In many communes across America in the late 1960s house meetings became vicious bullying sessions where the strong preyed mercilessly on the weak, and nobody was allowed to voice any objections. The rules of the self-organising system said that no coalitions or alliances were allowed because that was politics - and politics was bad. If you talk today to ex-commune members they tell horrific stories of coercion, violent intimidation and sexual oppression within these utopian communities, while the other commune members stood mutely watching, unable under the rules of the system to do anything to stop it. (Curtis)

One of the significant failings was the lack of checks and balances. Both C.S. Lewis and Karl Popper advocated democratic systems because those powerful had to be held in check, and you had to assume that human beings could and would behave in very bad ways.

But the communes also fed off the prevalent philosophy of the time, as can be seen in the idea of psychologists such as Carl Rogers with human beings having a natural tendency to "self-actualisation" which is the psychological equivalent of a balanced system. This was based on the premise that human beings are naturally good, and led to a dispute between Carl Rogers and Rollo May. May's existentialism was more realistic about the capacity of human beings to innately possess both good and evil, but it drew criticism on this:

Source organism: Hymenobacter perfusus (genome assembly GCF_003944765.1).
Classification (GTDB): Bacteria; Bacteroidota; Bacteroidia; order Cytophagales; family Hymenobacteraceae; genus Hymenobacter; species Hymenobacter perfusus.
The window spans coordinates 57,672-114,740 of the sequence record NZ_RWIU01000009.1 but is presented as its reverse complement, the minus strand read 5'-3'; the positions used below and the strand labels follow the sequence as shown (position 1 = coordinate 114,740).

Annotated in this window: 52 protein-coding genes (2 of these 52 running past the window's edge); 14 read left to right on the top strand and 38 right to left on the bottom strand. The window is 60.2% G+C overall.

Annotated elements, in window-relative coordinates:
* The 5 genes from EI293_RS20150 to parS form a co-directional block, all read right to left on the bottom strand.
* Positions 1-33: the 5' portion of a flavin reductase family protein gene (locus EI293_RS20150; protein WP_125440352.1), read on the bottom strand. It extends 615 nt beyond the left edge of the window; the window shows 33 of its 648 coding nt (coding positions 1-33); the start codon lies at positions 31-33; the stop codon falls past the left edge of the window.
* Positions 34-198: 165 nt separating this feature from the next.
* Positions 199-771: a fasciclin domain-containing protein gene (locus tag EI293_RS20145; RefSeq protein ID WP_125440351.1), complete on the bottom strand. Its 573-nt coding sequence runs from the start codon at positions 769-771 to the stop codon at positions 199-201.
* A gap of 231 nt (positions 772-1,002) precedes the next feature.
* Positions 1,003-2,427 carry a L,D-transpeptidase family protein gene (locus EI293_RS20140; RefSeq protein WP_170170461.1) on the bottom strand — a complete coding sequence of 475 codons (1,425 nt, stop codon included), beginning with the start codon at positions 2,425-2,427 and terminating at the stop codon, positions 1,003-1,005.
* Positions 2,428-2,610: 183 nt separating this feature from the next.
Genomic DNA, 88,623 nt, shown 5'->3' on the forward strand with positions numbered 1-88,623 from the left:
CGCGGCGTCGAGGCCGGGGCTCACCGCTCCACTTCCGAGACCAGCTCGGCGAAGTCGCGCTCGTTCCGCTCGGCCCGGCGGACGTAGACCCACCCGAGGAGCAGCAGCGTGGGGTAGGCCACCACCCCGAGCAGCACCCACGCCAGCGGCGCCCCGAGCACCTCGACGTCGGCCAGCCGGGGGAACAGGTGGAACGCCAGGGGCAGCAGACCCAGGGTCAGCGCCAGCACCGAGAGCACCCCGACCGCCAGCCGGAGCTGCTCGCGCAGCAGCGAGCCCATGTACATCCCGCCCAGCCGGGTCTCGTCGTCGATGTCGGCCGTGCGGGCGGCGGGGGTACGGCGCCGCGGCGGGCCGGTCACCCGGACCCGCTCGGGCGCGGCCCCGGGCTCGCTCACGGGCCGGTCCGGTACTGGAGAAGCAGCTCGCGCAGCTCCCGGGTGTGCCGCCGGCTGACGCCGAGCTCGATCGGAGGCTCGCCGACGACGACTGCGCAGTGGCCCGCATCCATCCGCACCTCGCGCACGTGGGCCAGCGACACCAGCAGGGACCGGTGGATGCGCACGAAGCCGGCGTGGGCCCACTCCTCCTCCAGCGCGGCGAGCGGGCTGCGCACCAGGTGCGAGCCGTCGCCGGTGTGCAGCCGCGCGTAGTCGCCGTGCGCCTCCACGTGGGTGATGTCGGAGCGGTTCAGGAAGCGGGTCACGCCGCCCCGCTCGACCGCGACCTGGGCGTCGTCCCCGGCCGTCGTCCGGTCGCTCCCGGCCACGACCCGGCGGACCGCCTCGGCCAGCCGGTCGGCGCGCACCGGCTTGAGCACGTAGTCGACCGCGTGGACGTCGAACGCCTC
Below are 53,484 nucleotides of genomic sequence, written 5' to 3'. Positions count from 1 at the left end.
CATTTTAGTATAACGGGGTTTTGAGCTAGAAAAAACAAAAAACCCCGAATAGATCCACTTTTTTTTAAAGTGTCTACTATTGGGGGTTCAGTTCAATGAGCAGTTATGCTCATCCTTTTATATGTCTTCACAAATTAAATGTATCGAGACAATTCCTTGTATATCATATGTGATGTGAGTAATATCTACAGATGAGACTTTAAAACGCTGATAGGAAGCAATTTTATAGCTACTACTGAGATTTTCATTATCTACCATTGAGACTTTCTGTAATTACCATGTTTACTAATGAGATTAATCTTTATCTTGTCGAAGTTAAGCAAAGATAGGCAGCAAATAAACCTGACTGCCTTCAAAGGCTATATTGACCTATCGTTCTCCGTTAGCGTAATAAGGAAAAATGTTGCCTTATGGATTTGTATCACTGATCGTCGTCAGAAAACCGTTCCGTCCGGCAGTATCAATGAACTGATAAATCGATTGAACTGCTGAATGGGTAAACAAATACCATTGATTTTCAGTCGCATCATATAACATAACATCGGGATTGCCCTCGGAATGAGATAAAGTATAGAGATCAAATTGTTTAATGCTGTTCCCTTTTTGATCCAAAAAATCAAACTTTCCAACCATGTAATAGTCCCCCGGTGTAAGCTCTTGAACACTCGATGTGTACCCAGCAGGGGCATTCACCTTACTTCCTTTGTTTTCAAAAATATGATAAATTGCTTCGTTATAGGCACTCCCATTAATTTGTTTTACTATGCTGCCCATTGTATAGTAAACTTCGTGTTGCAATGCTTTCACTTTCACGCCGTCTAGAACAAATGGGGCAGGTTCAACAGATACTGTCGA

This conceptualization of the "daimonic" forces in man's interactions was a source of much criticism from theorists from both within and outside of the existentialist paradigm (May, 1969).

Carl Rogers took May to task for writing of inherent evil in man, a concept with which Rogers vociferously disagreed. Rogers held that man was essentially good and constructive, and the atrocities of which May wrote were a product of damaging relationships.

And even with the "Facebook" or "Twitter" revolutions in the former USSR states, and the Middle East, it is becoming apparent that while protest movements can used these to mobilise and drive tyrants from power, what they do after that is not coherently planned in political terms, so that invariably the same problems, and the same kind of tyrannical rule reasserts itself.